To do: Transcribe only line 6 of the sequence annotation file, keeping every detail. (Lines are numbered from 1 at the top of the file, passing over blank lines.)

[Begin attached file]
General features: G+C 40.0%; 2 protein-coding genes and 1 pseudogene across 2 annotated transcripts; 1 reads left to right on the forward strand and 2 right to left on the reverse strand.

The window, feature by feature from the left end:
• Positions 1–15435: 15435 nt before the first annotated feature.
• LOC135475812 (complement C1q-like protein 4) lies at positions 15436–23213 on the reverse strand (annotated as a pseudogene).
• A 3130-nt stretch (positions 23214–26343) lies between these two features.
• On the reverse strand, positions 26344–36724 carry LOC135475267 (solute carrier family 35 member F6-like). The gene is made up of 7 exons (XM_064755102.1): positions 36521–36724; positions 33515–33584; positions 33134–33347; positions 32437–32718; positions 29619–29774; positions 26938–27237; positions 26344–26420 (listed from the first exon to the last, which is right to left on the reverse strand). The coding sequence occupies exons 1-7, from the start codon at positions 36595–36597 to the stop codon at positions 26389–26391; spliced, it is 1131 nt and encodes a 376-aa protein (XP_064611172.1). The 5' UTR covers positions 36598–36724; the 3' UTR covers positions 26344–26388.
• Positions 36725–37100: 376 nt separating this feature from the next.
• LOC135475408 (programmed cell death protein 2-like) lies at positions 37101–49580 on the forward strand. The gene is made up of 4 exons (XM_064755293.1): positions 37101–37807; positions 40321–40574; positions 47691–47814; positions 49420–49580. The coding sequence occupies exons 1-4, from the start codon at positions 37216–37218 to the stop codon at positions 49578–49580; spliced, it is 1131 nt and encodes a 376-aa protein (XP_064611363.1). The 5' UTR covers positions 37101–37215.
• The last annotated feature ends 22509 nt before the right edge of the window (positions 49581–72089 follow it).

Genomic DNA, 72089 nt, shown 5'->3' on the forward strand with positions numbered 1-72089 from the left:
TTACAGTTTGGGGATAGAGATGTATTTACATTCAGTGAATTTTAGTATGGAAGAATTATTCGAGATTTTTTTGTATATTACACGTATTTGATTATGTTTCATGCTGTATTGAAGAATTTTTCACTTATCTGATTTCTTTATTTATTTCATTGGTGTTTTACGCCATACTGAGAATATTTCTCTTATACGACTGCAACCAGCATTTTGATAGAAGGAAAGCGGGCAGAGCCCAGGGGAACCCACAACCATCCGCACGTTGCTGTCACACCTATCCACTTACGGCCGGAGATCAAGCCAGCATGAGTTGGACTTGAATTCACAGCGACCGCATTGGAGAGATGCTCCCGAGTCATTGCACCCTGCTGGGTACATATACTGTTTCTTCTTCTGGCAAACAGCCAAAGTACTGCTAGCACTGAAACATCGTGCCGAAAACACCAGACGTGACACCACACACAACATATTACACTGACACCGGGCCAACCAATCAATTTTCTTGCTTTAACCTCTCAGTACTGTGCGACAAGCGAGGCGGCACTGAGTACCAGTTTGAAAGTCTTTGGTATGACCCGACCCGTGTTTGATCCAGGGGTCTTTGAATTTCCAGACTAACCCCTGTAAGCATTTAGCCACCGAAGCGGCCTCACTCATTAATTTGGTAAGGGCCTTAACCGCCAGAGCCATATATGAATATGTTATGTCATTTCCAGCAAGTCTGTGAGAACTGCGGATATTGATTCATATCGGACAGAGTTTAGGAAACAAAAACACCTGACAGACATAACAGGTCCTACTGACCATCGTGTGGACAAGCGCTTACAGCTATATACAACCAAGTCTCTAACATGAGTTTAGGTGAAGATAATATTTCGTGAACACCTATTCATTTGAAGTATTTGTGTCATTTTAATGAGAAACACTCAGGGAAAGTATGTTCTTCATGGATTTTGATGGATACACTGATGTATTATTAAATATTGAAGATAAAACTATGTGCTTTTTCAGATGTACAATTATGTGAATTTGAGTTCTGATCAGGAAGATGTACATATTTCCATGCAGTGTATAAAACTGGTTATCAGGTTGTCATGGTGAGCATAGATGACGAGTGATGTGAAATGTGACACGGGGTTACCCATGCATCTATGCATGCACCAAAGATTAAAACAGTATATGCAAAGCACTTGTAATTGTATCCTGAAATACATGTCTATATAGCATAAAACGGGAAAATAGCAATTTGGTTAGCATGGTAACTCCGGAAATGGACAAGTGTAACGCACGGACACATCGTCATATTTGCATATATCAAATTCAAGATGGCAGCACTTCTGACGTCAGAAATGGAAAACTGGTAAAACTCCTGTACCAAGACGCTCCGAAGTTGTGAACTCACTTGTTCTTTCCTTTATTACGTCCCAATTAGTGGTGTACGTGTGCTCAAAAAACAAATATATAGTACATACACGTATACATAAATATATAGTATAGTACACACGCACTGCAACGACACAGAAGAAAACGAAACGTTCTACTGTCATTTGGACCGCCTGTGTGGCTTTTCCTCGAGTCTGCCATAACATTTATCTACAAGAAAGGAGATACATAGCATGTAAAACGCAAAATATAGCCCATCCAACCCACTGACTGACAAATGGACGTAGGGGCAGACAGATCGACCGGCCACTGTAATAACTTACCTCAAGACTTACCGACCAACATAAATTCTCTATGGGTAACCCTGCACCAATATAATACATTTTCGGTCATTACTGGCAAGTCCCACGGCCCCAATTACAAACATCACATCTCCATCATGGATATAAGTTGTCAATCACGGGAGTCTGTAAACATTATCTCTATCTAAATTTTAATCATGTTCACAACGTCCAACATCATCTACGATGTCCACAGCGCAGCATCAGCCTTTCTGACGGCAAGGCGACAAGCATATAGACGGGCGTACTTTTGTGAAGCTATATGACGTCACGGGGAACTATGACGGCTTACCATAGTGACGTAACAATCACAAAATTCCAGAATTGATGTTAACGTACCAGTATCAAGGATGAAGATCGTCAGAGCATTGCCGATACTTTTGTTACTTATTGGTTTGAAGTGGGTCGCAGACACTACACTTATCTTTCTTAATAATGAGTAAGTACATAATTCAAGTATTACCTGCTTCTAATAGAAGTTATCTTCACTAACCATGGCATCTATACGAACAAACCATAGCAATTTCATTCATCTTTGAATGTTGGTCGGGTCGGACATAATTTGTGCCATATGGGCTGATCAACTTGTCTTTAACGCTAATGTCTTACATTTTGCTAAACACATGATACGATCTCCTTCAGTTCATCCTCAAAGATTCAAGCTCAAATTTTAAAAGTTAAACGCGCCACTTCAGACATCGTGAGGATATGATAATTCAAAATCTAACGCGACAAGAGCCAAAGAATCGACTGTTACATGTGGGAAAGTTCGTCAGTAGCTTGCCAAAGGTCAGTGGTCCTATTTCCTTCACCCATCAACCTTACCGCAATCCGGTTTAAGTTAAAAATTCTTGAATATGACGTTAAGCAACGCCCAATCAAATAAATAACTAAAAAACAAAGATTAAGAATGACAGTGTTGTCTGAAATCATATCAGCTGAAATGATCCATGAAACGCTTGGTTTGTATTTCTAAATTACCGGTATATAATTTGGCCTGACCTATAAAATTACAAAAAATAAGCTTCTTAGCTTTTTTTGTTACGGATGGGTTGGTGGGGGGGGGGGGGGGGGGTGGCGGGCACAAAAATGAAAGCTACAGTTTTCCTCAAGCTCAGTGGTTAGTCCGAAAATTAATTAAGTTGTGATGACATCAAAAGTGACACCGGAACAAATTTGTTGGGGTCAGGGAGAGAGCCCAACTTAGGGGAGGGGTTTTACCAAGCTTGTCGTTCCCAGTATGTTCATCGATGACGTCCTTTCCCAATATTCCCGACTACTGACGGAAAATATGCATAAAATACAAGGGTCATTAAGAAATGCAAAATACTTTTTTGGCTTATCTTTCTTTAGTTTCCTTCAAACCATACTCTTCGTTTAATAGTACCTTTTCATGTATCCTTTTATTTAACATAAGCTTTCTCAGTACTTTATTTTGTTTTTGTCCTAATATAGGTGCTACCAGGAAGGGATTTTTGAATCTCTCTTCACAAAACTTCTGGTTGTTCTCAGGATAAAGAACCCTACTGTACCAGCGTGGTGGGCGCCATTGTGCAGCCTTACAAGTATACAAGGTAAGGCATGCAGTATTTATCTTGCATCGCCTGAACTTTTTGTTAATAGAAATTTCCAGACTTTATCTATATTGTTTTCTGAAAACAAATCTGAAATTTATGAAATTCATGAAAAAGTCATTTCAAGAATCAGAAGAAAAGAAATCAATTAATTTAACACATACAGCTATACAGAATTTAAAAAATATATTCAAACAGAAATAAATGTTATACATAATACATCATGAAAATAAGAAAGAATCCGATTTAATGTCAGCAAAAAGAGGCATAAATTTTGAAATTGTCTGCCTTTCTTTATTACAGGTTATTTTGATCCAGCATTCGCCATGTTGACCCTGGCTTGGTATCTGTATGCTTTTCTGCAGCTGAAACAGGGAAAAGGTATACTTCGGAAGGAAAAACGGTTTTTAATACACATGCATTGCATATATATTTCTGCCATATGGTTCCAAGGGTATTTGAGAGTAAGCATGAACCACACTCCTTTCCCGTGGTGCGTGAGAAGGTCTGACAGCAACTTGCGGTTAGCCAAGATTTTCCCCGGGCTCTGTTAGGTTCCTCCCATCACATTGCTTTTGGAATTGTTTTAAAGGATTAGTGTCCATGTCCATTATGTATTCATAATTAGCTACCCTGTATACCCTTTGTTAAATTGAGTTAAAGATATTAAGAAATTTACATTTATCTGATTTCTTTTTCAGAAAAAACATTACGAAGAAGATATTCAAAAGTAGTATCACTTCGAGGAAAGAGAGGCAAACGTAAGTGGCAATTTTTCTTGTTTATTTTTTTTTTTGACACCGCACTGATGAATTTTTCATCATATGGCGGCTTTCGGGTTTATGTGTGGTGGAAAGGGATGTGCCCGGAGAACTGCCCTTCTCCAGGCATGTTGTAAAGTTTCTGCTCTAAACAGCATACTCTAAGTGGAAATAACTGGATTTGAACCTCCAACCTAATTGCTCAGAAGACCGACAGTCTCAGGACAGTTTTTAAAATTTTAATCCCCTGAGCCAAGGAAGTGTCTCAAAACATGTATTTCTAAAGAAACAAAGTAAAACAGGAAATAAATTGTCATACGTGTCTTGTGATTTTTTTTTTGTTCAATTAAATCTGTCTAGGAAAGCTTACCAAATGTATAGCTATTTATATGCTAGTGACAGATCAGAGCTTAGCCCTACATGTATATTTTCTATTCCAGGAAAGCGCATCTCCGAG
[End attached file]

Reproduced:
• On the reverse strand, positions 26344–36724 carry LOC135475267 (solute carrier family 35 member F6-like). The gene is made up of 7 exons (XM_064755102.1): positions 36521–36724; positions 33515–33584; positions 33134–33347; positions 32437–32718; positions 29619–29774; positions 26938–27237; positions 26344–26420 (listed from the first exon to the last, which is right to left on the reverse strand). The coding sequence occupies exons 1-7, from the start codon at positions 36595–36597 to the stop codon at positions 26389–26391; spliced, it is 1131 nt and encodes a 376-aa protein (XP_064611172.1). The 5' UTR covers positions 36598–36724; the 3' UTR covers positions 26344–26388.